Developing syntactic sensitivity in reading through phrase-cued texts
- Phrase of the Month. // North & South;Mar2012, Issue 312, p138
The article presents the phrase of the month February, 2012.
- IN OTHER WORDS: IDIOMS. // World Almanac for Kids;2003, p102
Idioms are phrases that mean more than their words put together. If you take them word for word, they might not make much sense. Idioms are a little like puzzles: try imagining a picture or a situation that the phrase suggests, and guess at the meaning from there. Provides the meaning and...
- WORD SCALES FOR DEGREES OF OPINION. Dodd, Stuart Carter; Gerbrick, Thomas R. // Language & Speech;Jan-Mar60, Vol. 3 Issue 1, p18
Describes experiments relating to the choice of words and phrases for use in questionnaires and public opinion polls. Expressions of degree or intensity of belief or opinion, and of temporal frequency; Presentation of set of phrases to groups of subjects in random order, in serial order, and in...
- IN OTHER WORDS: IDIOMS. // World Almanac for Kids;2002, p106
Idioms are like puzzles. Looking at the meaning of each word will not help you understand it. You have to look at the words together. Here are some common idioms, including all thumbs, in the groove, blow hot and cold, and out of left field.
- Why You Can't Kick the Bucket as You Slowly Die: Verbs in Idiom Comprehension. Hamblin, Jennifer L.; Gibbs, Jr., Raymond W. // Journal of Psycholinguistic Research;Jan1999, Vol. 28 Issue 1, p25
Idiomatic phrases differ in their degree of analyzability. Some idioms are highly decomposable with their parts independently contributing to their overall figurative meaning (e.g., pop the question) while other idioms are nondecomposable with parts that do not contribute to their idiomatic...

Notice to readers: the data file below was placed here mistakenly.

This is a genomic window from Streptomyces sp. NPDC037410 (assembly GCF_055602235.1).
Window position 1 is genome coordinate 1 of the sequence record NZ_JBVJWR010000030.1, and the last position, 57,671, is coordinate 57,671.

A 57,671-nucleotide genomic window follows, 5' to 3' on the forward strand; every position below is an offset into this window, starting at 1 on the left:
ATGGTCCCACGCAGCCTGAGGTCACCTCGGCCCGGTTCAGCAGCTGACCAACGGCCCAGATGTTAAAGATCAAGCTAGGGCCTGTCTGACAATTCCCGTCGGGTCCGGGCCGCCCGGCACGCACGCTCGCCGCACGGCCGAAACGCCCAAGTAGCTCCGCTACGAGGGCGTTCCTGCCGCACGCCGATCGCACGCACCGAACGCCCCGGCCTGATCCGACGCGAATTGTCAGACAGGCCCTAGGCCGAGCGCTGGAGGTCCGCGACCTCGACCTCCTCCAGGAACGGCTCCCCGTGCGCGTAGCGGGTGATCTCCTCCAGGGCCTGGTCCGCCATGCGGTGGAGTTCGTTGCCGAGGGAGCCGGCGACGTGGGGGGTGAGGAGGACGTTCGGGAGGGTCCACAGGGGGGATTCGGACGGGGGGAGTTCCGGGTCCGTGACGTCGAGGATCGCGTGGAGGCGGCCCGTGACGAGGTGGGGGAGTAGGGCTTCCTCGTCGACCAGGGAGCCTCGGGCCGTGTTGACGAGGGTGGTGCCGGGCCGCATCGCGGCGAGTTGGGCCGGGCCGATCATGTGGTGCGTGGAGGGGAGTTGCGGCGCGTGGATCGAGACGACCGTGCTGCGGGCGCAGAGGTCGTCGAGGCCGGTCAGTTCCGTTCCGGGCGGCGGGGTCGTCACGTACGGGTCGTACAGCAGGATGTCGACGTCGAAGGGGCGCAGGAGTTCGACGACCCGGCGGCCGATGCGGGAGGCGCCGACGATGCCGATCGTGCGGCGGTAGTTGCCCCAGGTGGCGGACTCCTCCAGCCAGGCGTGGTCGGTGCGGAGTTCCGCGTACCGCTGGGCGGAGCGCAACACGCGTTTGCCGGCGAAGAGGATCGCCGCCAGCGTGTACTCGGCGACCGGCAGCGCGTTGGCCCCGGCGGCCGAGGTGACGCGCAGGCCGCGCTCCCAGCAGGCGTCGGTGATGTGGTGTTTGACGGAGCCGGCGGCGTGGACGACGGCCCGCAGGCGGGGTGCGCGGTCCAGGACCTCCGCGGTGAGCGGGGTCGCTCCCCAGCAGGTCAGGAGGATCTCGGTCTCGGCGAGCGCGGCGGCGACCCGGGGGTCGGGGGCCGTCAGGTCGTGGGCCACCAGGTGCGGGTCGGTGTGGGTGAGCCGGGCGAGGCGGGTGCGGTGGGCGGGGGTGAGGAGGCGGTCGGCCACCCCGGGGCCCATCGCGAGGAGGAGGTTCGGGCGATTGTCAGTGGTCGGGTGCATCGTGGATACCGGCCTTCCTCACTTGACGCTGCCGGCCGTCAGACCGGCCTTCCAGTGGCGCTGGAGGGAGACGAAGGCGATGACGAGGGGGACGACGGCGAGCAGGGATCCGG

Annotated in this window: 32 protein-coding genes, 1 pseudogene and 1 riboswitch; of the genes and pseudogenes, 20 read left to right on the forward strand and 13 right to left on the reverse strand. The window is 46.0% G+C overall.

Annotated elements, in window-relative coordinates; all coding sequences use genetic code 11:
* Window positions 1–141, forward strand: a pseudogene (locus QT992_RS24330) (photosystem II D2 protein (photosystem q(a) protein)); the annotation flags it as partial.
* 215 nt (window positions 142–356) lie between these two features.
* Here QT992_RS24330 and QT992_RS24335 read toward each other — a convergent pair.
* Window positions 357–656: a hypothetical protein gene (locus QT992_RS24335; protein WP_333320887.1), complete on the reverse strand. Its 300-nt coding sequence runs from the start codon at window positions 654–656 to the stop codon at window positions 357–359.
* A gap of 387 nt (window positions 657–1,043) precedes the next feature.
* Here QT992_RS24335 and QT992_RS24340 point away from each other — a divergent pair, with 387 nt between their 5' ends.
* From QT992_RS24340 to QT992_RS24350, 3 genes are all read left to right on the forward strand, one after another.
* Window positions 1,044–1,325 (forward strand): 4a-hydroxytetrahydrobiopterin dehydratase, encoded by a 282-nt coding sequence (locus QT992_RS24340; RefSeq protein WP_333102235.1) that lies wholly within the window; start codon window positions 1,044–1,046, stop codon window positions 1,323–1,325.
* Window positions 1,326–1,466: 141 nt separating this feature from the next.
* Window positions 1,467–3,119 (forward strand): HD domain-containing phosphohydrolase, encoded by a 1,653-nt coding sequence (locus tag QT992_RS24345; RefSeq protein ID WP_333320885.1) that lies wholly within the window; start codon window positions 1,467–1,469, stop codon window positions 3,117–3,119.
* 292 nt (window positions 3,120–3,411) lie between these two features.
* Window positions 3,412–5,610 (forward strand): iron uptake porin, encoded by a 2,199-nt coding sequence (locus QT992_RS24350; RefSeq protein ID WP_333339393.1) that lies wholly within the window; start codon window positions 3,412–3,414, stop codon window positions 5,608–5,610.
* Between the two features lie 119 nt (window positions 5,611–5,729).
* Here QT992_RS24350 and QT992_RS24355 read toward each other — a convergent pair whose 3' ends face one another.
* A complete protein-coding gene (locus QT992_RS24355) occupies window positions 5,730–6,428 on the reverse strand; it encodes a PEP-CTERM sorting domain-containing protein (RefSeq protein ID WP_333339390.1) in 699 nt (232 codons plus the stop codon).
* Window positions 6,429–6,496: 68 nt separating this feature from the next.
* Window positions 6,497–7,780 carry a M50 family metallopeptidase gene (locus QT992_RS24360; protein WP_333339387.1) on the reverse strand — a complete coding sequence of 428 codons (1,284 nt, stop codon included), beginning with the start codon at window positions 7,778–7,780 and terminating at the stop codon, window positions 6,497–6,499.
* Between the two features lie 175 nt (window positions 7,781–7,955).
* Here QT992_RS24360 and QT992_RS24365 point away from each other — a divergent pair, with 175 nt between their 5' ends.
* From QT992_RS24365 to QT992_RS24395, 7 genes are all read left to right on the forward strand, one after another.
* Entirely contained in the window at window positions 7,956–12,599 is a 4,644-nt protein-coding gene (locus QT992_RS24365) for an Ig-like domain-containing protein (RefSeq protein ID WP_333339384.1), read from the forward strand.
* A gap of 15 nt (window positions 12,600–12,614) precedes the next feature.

- VARIACIï¿½N Y SINONIMIA EN LAS LOCUCIONES. Rodr�guez-Pi�ero Alcal�, Ana Isabel // Revista de Lingï¿½ï¿½stica y Lenguas Aplicadas (RLLA);2012, Vol. 7, p225
Researchers have traditionally established a link between synonymy and variation. This connection has been used to analyse phraseological units and their relationships within the language. Numerous extensive studies have been carried out on variation in phraseological units and their...
- Wer Hat Nun Den Salat? ï¿½ Now Who's Got the Mess? Reflections on Phraseological Derivation: From Sentential to Verb Phrase Idiom. Kwasniak, Renata // International Journal of Lexicography;Dec2006, Vol. 19 Issue 4, p459
The paper investigates a case of phraseological derivation for the sentential idiom Da haben wir den Salat (ï¿½there we have the messï¿½). Corpus data show the development over time of a new verb phrase idiom jmd. hat den Salat (ï¿½s.b. has the messï¿½).
- The filling in the sandwich: internal modification of idioms. Minugh, David C. // Language & Computers;2007, Vol. 62 Issue 1, p205
Idiomatic expressions ï¿½ defined as (relatively) fixed and semantically opaque units such as a one-horse town or buy the farm 'die' ï¿½ are basically self-contained, but can be 'anchored' in the discourse at hand via e.g. post-modification: A great many people thought that the pendulum of...
- Viewpoint: Writer's Notebook. Erb, Lyle L. // Public Relations Quarterly;Summer80, Vol. 25 Issue 2, p32
There is nothing wrong with the classical allusion, but when misused it makes what is intended to be superior or refined merely ornate and trite. Thus fine writing becomes bad writing. When a writer finds a quotation, either original or popularized, creeping into his phraseology, he should ask...